Being short stocks may, at first, seem complicated to the novel investor. Yet, the basic principle is this: short-sellers make money by betting against individual stocks. In order to short a stock you simply borrow shares from a broker and sell them to another buyer, only to buy those shares back later -- ideally at a lower price.
If the stock price drops, the shorts profit the difference. However, short-sellers can quickly lose money if said stock rises on upbeat news or a positive quarterly report. Here's a useful and straightforward fact sheet for more in depth information on shorting stocks. In the meantime, three Motley Fool contributors explain below why GoPro (NASDAQ:GPRO), Weight Watchers (NASDAQ:WW), and Microsoft (NASDAQ:MSFT) are three stocks investors shouldn't short today.
Brian Stoffel (GoPro): One of the most dangerous things an individual investor can do is short an already-heavily shorted stock. That's because if the company you are shorting comes out with surprising and positive news, you'll get caught in a short-squeeze.
The way things are going today, I'd avoid shorting GoPro (NASDAQ:GPRO). In full disclosure, I already own the stock, but I've prepared myself for a rough couple of months: the company doesn't have a new iteration coming out for the holiday quarter, and it just had to lower the price of its Session camera.
Currently, 32 million shares of GoPro are being sold short, according to Nasdaq. Because insiders own so much of the company, that means that over half of all available shares for trading -- "the float" -- are being sold short, an extremely high percentage.
Since going public in 2014, GoPro hasn't had a single quarter where it didn't exceed analyst expectations for earnings. With many already factoring in a slow quarter for GoPro, it wouldn't be a huge stretch to believe that the trend will continue. If it does, and if management signals an upbeat outlook for the holiday quarter, it could create a lot of pain for short-sellers.
Tamara Walsh (Weight Watchers): The weight management company has been a favorite among short-sellers for years. Those betting against the stock are quick to note increased competition from fitness devices and health oriented smartphone apps and a subsequent shift away from traditional weight management services such as those offered by Weight Watchers.
However, Weight Watchers received a major celebrity endorsement earlier this month when Oprah announced a 10% stake in the company. This sent the stock soaring. Shares of Weight Watchers increased a whopping 150% in just five days on the news. This no doubt forced many short sellers to cover their positions, likely at a significant loss. Although, with Weight Watchers' stock now trading at more than 32 times next year's earnings, many of the shorts have gotten back into the name. "Borrowing in Weight Watchers shares jumped 25%" following Oprah's investment, according to Reuters.
More than 27% of Weight Watchers outstanding shares are now sold short. While this means a lot of investors are currently betting against the stock, it also means that any upbeat news could trigger a short-squeeze thereby forcing short-sellers to cover their positions and thus pushing the stock higher.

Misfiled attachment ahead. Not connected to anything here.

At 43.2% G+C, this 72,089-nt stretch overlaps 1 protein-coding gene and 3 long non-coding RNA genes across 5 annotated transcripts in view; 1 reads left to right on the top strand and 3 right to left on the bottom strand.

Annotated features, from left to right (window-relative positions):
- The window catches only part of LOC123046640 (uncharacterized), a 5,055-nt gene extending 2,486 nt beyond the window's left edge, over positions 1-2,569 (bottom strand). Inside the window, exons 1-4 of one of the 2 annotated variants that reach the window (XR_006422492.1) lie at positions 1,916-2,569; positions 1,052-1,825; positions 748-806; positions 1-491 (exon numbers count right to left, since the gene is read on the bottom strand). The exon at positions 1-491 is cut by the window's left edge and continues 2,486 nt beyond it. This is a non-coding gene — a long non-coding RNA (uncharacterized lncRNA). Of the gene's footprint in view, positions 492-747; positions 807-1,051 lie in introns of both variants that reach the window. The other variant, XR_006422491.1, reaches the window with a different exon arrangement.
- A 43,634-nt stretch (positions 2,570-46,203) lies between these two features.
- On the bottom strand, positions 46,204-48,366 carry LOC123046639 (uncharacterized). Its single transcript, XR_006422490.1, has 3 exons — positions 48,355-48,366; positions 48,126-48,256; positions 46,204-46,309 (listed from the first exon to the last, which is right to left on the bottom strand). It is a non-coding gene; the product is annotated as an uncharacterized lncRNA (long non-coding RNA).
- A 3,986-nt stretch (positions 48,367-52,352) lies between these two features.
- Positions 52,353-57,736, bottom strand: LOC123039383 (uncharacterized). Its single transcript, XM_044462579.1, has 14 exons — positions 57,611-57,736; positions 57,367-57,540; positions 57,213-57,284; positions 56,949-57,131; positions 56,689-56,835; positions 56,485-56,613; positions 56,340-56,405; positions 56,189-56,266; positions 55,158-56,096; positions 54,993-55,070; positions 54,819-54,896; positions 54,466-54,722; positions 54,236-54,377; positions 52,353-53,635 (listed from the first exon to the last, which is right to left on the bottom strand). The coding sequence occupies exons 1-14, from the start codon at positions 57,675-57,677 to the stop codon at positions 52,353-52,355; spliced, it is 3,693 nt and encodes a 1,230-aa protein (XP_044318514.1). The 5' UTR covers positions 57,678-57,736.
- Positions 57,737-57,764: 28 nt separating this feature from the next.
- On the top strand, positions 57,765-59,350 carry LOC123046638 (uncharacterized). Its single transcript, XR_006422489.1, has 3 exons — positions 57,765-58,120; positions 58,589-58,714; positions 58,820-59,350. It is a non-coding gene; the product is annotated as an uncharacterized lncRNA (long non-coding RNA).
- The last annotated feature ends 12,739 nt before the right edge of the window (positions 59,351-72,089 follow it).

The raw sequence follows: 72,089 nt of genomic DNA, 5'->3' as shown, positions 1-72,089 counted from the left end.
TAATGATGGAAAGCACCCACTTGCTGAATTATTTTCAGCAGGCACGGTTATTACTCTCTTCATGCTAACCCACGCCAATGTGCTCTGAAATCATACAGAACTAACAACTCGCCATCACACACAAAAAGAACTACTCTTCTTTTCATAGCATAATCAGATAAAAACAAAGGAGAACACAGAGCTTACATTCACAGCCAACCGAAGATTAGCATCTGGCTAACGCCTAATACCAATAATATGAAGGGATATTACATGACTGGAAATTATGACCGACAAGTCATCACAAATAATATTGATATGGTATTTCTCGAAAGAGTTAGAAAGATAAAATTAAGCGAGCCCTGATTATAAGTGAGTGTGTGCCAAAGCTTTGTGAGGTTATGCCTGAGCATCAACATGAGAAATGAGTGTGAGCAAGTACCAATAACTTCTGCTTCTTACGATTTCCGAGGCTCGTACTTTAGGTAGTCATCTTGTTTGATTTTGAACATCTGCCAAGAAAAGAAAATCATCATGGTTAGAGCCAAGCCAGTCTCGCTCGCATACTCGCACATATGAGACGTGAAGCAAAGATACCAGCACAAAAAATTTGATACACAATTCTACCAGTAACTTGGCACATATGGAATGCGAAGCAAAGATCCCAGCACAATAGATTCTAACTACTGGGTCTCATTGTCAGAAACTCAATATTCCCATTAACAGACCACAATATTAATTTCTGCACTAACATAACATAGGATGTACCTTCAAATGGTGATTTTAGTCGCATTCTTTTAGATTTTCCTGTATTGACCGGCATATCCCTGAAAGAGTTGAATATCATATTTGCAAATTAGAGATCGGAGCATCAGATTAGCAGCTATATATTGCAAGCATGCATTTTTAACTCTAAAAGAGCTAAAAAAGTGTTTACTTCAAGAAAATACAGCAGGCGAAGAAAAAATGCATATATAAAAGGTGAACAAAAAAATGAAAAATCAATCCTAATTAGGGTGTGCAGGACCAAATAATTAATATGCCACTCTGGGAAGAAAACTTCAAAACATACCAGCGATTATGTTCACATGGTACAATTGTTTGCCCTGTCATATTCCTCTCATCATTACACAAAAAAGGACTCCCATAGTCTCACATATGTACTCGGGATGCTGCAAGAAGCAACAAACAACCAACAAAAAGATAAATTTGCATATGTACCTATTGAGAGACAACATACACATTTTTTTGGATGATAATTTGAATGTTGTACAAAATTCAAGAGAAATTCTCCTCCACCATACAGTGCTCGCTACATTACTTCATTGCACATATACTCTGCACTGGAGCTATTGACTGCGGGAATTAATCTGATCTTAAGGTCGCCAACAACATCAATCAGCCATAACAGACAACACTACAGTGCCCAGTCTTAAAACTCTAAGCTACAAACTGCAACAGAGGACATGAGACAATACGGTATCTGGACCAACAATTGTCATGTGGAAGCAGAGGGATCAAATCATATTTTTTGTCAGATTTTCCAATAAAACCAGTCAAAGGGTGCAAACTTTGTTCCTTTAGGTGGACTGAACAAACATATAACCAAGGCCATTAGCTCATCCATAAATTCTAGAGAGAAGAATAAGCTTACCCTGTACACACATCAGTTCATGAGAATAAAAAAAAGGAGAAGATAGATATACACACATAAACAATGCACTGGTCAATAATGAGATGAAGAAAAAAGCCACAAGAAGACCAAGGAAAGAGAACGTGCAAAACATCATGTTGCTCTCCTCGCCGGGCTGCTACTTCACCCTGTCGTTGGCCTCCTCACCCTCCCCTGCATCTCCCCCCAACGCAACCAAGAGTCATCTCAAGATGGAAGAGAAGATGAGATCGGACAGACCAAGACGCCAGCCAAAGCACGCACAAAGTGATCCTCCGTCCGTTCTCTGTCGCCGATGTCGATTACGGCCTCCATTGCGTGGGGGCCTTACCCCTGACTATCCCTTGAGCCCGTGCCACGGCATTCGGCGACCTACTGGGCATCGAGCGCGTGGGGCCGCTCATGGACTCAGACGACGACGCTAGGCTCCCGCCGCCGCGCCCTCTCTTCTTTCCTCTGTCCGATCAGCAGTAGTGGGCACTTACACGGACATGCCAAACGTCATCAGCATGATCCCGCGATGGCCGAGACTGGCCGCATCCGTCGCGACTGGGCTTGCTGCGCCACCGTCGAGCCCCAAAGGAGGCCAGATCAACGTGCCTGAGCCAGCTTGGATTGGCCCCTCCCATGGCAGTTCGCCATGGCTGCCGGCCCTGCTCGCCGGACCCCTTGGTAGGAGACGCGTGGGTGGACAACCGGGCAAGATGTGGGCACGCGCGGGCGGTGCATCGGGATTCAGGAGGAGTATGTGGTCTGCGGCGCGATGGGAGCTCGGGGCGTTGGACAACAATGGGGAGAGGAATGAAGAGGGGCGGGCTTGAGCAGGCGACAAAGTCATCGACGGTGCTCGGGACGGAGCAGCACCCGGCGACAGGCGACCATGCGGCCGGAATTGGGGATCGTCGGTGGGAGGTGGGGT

It is a bad idea to bet against media mogul Oprah. After all, Oprah isn't just buying a large stake in the company. She's also a brand ambassador for the weight loss program, and one with a massive consumer following. The talk show star also snagged a board seat, which will give her more influence over the company going forward. Ultimately, Oprah's involvement could help Weight Watchers attract new customers. And with New Year's around the corner millions of people will likely be setting weight loss goals -- two catalysts the could burn the shorts in the months ahead.
Tim Brugger (Microsoft): Taking a short position is often done with the near-term in mind, which is why stocks like Microsoft that have risen fairly dramatically, and quickly, are often targeted. Microsoft's share price climbed nearly 14% in the days following its fiscal 2016 Q1 earnings announced on Oct. 22. A prime target for shorting? No, because the run-up is not only warranted, it's overdue.
As Microsoft demonstrated again this past quarter, it's delivering on CEO Satya Nadella's mobile-first, cloud-first initiatives. As importantly, it appears investors have finally realized that Microsoft's fortunes are no longer reliant on the PC market. Despite revenue declining by 7% on a non-GAAP basis (excluding one-time items) last quarter – which would have been disastrous even a few quarters ago – the Street focused on the results that matter.
Its flagship product Office365 continues to impress, climbing nearly 70% in commercial revenue in Q1, and growing its consumer subscription base by about 20%. The recently unveiled Windows 10 already boasts more than 110 million unique device downloads, and its rapid adoption helped drive Bing's 29% increase in revenue last quarter, after factoring in currency headwinds.
But it was Microsoft's cloud efforts that stole the show, and the primary reason its current valuation -- and more -- are sustainable. At an annual run-rate of $8.2 billion, and growing, Microsoft's cloud sales are paying huge dividends. Yes, it took a while for investors to appreciate the results of the new Microsoft, but now that they have its stock doesn't belong on a list of shorts.